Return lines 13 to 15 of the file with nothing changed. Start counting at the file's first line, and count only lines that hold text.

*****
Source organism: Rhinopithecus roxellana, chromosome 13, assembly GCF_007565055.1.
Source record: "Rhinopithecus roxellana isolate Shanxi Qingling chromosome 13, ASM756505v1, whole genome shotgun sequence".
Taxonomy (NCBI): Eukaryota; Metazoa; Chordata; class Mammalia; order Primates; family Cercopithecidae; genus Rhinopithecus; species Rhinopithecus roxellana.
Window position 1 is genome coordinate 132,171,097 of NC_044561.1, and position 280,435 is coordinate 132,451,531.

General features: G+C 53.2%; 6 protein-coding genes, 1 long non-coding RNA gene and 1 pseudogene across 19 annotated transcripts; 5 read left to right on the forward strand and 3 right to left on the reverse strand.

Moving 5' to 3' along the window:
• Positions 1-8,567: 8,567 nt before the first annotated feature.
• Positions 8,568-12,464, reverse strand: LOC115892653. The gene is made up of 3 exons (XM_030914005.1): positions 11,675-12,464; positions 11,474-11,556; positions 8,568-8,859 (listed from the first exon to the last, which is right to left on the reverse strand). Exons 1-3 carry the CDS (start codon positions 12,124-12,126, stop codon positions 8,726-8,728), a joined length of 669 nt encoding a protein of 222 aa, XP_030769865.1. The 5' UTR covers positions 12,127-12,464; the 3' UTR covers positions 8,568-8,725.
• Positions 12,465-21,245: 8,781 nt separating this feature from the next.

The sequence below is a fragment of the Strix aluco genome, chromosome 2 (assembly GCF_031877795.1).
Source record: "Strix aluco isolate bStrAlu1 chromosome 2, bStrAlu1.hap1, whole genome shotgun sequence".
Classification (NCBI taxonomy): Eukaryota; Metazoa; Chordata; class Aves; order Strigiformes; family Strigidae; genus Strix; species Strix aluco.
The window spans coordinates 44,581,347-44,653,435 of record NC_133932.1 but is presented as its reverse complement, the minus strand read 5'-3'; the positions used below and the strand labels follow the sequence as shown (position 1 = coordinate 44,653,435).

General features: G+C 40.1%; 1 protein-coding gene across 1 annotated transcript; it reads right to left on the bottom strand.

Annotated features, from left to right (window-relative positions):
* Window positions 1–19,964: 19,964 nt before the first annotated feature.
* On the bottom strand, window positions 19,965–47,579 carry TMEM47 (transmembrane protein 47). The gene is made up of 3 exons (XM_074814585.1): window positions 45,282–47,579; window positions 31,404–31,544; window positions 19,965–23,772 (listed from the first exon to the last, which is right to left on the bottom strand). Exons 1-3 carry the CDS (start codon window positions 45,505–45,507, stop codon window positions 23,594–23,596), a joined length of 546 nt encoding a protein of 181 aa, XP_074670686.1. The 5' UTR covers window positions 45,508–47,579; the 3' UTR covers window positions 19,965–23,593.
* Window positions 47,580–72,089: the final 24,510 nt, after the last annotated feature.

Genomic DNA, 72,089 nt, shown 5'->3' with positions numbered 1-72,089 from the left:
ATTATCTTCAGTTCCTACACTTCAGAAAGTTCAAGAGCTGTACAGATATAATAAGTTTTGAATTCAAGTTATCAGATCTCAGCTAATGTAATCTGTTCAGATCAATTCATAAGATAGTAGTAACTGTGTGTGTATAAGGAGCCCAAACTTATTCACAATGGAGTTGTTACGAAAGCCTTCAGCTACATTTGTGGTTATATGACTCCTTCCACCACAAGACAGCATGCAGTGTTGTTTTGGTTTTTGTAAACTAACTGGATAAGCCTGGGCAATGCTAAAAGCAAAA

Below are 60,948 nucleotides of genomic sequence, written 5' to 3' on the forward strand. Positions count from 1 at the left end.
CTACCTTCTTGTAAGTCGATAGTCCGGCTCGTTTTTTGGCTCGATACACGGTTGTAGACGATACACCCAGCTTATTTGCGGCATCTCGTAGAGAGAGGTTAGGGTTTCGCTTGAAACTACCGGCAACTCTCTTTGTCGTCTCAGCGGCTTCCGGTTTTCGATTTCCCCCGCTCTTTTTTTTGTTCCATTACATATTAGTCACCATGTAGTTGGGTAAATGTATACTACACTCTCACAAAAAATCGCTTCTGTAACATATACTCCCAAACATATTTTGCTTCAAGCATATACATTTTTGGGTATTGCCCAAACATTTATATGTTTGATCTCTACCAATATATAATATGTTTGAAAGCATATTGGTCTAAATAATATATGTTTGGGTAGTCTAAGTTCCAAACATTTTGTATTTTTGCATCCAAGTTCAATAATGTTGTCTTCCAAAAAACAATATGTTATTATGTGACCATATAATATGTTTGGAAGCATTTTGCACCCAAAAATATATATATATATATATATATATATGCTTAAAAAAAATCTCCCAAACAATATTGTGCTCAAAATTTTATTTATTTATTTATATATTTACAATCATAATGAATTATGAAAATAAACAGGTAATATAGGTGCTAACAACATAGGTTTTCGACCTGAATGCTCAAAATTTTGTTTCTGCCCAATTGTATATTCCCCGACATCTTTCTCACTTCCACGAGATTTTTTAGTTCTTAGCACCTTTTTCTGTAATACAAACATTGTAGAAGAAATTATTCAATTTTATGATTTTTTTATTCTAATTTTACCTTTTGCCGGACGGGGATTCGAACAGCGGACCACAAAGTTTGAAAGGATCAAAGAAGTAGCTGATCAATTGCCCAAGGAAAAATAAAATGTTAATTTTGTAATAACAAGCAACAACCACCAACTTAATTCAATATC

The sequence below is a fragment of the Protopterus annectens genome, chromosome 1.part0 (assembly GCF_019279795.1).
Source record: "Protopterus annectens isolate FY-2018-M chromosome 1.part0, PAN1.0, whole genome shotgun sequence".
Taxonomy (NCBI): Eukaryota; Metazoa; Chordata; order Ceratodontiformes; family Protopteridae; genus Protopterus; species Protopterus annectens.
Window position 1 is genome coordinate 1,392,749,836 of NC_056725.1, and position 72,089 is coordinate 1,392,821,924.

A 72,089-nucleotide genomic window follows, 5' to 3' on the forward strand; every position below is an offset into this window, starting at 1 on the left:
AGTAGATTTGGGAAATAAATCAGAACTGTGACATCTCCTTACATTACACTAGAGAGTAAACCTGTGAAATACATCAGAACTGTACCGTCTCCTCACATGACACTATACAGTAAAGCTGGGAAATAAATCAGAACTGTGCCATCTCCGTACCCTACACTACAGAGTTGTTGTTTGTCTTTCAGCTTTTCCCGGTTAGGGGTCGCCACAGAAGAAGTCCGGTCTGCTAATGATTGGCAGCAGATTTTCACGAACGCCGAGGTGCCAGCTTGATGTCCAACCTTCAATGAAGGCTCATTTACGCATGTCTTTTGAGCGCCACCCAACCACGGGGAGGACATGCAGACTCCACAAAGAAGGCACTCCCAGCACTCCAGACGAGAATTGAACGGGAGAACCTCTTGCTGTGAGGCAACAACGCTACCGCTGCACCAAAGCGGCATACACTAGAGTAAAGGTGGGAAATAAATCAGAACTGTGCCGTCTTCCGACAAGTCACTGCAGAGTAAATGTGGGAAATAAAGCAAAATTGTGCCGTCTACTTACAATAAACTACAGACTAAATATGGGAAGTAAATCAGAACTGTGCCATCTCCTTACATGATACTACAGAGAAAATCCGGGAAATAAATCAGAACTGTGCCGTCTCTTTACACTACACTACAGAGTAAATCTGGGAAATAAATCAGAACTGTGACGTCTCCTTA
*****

The window spans coordinates 44,581,347-44,653,435 of record NC_133932.1 but is presented as its reverse complement, the minus strand read 5'-3'; the positions used below and the strand labels follow the sequence as shown (position 1 = coordinate 44,653,435).

General features: G+C 40.1%; 1 protein-coding gene across 1 annotated transcript; it reads right to left on the bottom strand.

Annotated features, from left to right (window-relative positions):